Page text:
In March 14 IssueRussell County News
Math 101! I really believe that one of reason that our country is in so much economic trouble is many people do not understand basic math. Not many can even comprehend how incredibly huge 4 Trillion dollars is, but that is a burden that President Obama wants to place upon the shoulders of our children, grand children, great grand children and so on.
To help us normal folks understand more clearly just how big this is, every man, woman and child presently living in the United States will owe approximately $13,200 dollars plus interest. This budget bill also includes about 8,600 earmarks totaling $7.7 billion dollars. Of course the democrats say it’s only $3.8 billion, so let’s not squabble over a few billion dollars.
What happened to Obama and Biden’s pledge to have NO MORE EARMARKS? They’re is a group of legislators in Congress today that have pledged to vote no on earmarks, but to best of my knowledge, Senator’s McConnell and Bunning and Congressman Whitfield have not added their names to the list. Needless to say, I will be keeping you updated on this movement in the weeks ahead. I recently received an e-mail that supports what I have said about basic math. I’ll make my apologies now to our math teachers, past and present.
50 Years of Math in the USA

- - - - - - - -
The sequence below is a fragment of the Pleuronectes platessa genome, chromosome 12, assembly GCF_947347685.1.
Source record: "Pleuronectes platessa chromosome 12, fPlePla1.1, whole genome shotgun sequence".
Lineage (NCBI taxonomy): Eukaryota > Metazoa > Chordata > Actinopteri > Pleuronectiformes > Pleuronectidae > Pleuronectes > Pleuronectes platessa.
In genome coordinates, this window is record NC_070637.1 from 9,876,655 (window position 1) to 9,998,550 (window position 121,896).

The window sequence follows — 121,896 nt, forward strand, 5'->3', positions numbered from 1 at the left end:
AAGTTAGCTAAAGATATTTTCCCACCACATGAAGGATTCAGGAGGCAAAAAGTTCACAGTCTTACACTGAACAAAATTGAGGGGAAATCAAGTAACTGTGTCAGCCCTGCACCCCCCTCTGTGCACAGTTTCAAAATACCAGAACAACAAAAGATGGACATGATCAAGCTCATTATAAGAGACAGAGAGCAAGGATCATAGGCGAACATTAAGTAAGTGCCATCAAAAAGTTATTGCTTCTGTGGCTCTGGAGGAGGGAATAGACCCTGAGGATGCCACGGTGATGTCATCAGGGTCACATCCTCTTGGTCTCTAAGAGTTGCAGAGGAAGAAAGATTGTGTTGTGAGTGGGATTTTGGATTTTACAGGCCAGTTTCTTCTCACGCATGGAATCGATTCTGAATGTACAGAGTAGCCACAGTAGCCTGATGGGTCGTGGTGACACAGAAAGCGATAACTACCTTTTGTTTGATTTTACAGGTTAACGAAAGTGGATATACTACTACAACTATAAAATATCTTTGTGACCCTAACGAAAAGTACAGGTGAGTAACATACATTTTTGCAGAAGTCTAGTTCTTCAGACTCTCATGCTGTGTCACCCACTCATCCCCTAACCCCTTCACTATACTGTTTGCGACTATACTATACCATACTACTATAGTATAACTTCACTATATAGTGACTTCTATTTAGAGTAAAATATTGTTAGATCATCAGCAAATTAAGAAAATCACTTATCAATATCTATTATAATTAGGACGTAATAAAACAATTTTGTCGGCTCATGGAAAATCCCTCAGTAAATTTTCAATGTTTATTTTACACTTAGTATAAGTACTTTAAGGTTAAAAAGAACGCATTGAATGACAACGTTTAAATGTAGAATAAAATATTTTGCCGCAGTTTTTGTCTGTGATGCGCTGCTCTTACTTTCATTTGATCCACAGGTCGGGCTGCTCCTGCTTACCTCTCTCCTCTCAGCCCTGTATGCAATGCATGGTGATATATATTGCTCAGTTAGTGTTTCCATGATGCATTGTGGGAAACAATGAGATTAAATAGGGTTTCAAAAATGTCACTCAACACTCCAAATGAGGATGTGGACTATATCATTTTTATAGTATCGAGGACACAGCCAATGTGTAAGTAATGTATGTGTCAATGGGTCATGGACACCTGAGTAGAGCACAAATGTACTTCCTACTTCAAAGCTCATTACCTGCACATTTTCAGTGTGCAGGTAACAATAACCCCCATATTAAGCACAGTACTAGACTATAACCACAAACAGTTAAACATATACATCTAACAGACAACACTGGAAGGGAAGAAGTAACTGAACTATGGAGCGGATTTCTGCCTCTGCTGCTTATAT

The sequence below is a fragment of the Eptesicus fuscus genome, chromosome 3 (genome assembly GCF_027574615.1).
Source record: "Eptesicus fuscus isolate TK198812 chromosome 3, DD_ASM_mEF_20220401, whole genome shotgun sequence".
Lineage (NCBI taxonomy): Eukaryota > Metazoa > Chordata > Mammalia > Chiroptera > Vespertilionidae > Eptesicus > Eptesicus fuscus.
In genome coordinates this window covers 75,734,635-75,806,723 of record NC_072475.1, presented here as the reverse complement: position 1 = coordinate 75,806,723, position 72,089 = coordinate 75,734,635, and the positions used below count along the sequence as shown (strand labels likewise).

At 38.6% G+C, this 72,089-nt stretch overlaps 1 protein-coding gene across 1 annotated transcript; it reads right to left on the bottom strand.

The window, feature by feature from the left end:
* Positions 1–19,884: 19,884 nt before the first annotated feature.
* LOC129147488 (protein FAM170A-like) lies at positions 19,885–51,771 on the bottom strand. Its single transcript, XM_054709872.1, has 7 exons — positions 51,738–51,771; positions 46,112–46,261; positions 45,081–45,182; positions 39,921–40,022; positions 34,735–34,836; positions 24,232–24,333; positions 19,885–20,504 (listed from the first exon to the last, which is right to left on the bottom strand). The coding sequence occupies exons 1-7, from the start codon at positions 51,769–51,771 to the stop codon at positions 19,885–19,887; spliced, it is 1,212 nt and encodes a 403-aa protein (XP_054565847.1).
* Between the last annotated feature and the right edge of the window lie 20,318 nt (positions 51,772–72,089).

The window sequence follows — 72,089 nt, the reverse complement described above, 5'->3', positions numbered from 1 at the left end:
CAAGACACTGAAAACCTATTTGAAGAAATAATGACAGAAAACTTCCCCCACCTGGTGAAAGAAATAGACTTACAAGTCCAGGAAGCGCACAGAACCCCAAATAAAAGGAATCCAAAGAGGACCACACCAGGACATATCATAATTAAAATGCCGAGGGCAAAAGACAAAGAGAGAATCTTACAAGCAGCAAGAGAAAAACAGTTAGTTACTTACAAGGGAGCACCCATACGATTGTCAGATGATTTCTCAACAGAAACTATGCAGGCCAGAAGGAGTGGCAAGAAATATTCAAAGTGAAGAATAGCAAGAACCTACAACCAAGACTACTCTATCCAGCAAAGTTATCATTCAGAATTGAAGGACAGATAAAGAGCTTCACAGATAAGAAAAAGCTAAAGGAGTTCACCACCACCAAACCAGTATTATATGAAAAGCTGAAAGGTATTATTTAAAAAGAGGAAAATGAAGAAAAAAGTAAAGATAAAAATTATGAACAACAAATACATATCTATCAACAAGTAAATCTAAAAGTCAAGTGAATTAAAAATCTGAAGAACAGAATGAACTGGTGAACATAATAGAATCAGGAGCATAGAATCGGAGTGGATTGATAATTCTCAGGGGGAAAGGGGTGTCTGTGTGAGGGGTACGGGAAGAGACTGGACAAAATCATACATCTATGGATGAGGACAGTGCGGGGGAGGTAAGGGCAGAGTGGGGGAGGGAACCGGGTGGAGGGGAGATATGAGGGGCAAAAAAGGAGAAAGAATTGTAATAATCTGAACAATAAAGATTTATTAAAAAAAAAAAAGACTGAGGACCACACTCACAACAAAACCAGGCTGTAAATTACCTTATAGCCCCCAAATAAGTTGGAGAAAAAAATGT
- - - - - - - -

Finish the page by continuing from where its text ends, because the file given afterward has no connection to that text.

Last week I purchased a burger at Burger King for $1.58. The young lady at the counter took my $2 and I was digging for my change when I pulled 8 cents from my pocket and gave it to her. She stood there, holding the nickel and 3 pennies, and took a while looking at the screen on her register. I sensed her discomfort and tried to tell her to just give me back two quarters, but she hailed the manager for help. While he tried to explain the transaction to her, she stood there and cried. Why do I tell you this? Because of the evolution in teaching math since the 1950s:1. Teaching Math In 1950sA logger sells a truckload of lumber for $100. His cost of production is 4/5 of the price. What is his profit ?2. Teaching Math In 1960sA logger sells a truckload of lumber for $100. His cost of production is 4/5 of the price, or $80. What is his profit?3.. Teaching Math In 1970sA logger sells a truckload of lumber for $100. His cost of production is $80.
Did he make a profit?4. Teaching Math In 1980s A logger sells a truckload of lumber for $100. His cost of production is $80 and his profit is $20. Your assignment: Underline the number 20.5. Teaching Math In 1990s A logger cuts down a beautiful forest because he is selfish and inconsiderate and cares nothing for the habitat of animals or the preservation of our woodlands. He does this so he can make a profit of $20. What do you think of this way of making a living? Topic for class participation after answering the question: How did the birds and squirrels feel as the logger cut down their homes? (There are no wrong answers, and if you feel like crying, it's ok. )6.
Teaching Math In 2009Un hachero vende una carretada de maderapara $100. El costo de la producciones es $80. Cuanto dinero ha hecho?
Do your kids a favor; teach them how to count change. With today’s economy, they will need to know!
May God bless…